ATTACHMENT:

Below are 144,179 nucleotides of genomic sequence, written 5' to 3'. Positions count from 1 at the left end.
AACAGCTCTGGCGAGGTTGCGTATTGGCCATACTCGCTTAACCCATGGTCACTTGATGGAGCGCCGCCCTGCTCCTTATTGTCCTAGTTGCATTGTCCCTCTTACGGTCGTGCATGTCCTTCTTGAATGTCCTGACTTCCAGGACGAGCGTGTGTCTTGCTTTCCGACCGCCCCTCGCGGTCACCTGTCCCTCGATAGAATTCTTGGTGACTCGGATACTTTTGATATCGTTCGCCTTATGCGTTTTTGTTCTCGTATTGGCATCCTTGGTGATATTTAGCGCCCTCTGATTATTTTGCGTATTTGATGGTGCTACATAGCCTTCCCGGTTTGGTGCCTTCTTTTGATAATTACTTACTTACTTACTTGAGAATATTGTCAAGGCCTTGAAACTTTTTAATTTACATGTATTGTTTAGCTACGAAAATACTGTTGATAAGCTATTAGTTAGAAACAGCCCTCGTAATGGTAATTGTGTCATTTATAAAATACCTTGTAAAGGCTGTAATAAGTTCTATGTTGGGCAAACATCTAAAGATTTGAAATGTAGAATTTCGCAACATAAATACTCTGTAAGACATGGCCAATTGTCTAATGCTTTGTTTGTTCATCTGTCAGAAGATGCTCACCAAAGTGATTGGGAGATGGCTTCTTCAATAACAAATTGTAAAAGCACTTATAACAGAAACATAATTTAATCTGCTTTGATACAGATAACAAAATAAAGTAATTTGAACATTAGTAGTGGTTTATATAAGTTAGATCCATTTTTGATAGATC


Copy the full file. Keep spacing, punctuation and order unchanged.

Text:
Below are 144,179 nucleotides of genomic sequence, written 5' to 3'. Positions count from 1 at the left end.
AACAGCTCTGGCGAGGTTGCGTATTGGCCATACTCGCTTAACCCATGGTCACTTGATGGAGCGCCGCCCTGCTCCTTATTGTCCTAGTTGCATTGTCCCTCTTACGGTCGTGCATGTCCTTCTTGAATGTCCTGACTTCCAGGACGAGCGTGTGTCTTGCTTTCCGACCGCCCCTCGCGGTCACCTGTCCCTCGATAGAATTCTTGGTGACTCGGATACTTTTGATATCGTTCGCCTTATGCGTTTTTGTTCTCGTATTGGCATCCTTGGTGATATTTAGCGCCCTCTGATTATTTTGCGTATTTGATGGTGCTACATAGCCTTCCCGGTTTGGTGCCTTCTTTTGATAATTACTTACTTACTTACTTGAGAATATTGTCAAGGCCTTGAAACTTTTTAATTTACATGTATTGTTTAGCTACGAAAATACTGTTGATAAGCTATTAGTTAGAAACAGCCCTCGTAATGGTAATTGTGTCATTTATAAAATACCTTGTAAAGGCTGTAATAAGTTCTATGTTGGGCAAACATCTAAAGATTTGAAATGTAGAATTTCGCAACATAAATACTCTGTAAGACATGGCCAATTGTCTAATGCTTTGTTTGTTCATCTGTCAGAAGATGCTCACCAAAGTGATTGGGAGATGGCTTCTTCAATAACAAATTGTAAAAGCACTTATAACAGAAACATAATTTAATCTGCTTTGATACAGATAACAAAATAAAGTAATTTGAACATTAGTAGTGGTTTATATAAGTTAGATCCATTTTTGATAGATC